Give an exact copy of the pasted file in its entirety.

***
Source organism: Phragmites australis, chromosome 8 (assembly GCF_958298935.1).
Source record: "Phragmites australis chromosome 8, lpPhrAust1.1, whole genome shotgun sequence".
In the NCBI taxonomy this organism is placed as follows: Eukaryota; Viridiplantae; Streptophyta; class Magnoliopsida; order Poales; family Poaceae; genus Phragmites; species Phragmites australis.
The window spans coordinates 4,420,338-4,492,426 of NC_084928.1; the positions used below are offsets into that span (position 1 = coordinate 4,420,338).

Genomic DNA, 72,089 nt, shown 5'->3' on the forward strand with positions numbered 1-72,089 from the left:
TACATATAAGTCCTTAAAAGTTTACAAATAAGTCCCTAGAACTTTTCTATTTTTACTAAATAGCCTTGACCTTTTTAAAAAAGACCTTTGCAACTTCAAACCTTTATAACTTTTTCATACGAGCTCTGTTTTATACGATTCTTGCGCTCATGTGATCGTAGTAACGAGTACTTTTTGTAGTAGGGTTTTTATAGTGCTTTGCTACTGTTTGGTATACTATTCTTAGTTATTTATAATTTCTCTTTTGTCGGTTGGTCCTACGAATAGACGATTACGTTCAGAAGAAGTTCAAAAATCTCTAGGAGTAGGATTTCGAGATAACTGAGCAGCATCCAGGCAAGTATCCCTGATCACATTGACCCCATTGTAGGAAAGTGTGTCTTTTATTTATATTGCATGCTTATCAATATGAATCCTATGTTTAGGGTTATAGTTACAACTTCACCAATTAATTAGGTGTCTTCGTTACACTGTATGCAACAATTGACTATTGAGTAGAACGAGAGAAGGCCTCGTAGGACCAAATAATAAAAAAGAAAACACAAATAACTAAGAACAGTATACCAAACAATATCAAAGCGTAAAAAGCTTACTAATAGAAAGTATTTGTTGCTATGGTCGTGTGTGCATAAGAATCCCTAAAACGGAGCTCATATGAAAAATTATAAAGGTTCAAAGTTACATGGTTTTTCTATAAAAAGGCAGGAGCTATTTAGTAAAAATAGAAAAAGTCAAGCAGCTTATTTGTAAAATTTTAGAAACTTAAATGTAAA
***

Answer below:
Source organism: Phragmites australis, chromosome 8 (assembly GCF_958298935.1).
Source record: "Phragmites australis chromosome 8, lpPhrAust1.1, whole genome shotgun sequence".
In the NCBI taxonomy this organism is placed as follows: Eukaryota; Viridiplantae; Streptophyta; class Magnoliopsida; order Poales; family Poaceae; genus Phragmites; species Phragmites australis.
The window spans coordinates 4,420,338-4,492,426 of NC_084928.1; the positions used below are offsets into that span (position 1 = coordinate 4,420,338).

Genomic DNA, 72,089 nt, shown 5'->3' on the forward strand with positions numbered 1-72,089 from the left:
TACATATAAGTCCTTAAAAGTTTACAAATAAGTCCCTAGAACTTTTCTATTTTTACTAAATAGCCTTGACCTTTTTAAAAAAGACCTTTGCAACTTCAAACCTTTATAACTTTTTCATACGAGCTCTGTTTTATACGATTCTTGCGCTCATGTGATCGTAGTAACGAGTACTTTTTGTAGTAGGGTTTTTATAGTGCTTTGCTACTGTTTGGTATACTATTCTTAGTTATTTATAATTTCTCTTTTGTCGGTTGGTCCTACGAATAGACGATTACGTTCAGAAGAAGTTCAAAAATCTCTAGGAGTAGGATTTCGAGATAACTGAGCAGCATCCAGGCAAGTATCCCTGATCACATTGACCCCATTGTAGGAAAGTGTGTCTTTTATTTATATTGCATGCTTATCAATATGAATCCTATGTTTAGGGTTATAGTTACAACTTCACCAATTAATTAGGTGTCTTCGTTACACTGTATGCAACAATTGACTATTGAGTAGAACGAGAGAAGGCCTCGTAGGACCAAATAATAAAAAAGAAAACACAAATAACTAAGAACAGTATACCAAACAATATCAAAGCGTAAAAAGCTTACTAATAGAAAGTATTTGTTGCTATGGTCGTGTGTGCATAAGAATCCCTAAAACGGAGCTCATATGAAAAATTATAAAGGTTCAAAGTTACATGGTTTTTCTATAAAAAGGCAGGAGCTATTTAGTAAAAATAGAAAAAGTCAAGCAGCTTATTTGTAAAATTTTAGAAACTTAAATGTAAA